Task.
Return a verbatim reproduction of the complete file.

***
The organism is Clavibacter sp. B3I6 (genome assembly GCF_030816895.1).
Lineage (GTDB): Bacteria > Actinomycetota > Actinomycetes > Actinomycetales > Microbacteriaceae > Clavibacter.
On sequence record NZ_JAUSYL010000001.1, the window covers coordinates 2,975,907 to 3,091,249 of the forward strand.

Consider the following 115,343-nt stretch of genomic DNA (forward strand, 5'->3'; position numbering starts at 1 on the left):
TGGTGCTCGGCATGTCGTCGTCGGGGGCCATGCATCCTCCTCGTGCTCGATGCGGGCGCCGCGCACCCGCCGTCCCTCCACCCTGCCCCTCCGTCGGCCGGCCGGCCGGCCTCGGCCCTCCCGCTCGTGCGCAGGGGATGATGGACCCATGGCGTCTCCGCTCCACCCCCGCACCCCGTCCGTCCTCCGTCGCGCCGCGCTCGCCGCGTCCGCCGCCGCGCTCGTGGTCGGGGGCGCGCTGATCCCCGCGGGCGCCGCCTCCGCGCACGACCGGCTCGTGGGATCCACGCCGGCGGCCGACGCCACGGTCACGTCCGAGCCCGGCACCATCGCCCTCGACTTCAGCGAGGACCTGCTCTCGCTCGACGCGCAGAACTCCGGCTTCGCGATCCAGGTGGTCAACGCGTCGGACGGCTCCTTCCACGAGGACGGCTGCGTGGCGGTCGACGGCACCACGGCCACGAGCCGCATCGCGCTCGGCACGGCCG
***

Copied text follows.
The organism is Clavibacter sp. B3I6 (genome assembly GCF_030816895.1).
Lineage (GTDB): Bacteria > Actinomycetota > Actinomycetes > Actinomycetales > Microbacteriaceae > Clavibacter.
On sequence record NZ_JAUSYL010000001.1, the window covers coordinates 2,975,907 to 3,091,249 of the forward strand.

Consider the following 115,343-nt stretch of genomic DNA (forward strand, 5'->3'; position numbering starts at 1 on the left):
TGGTGCTCGGCATGTCGTCGTCGGGGGCCATGCATCCTCCTCGTGCTCGATGCGGGCGCCGCGCACCCGCCGTCCCTCCACCCTGCCCCTCCGTCGGCCGGCCGGCCGGCCTCGGCCCTCCCGCTCGTGCGCAGGGGATGATGGACCCATGGCGTCTCCGCTCCACCCCCGCACCCCGTCCGTCCTCCGTCGCGCCGCGCTCGCCGCGTCCGCCGCCGCGCTCGTGGTCGGGGGCGCGCTGATCCCCGCGGGCGCCGCCTCCGCGCACGACCGGCTCGTGGGATCCACGCCGGCGGCCGACGCCACGGTCACGTCCGAGCCCGGCACCATCGCCCTCGACTTCAGCGAGGACCTGCTCTCGCTCGACGCGCAGAACTCCGGCTTCGCGATCCAGGTGGTCAACGCGTCGGACGGCTCCTTCCACGAGGACGGCTGCGTGGCGGTCGACGGCACCACGGCCACGAGCCGCATCGCGCTCGGCACGGCCG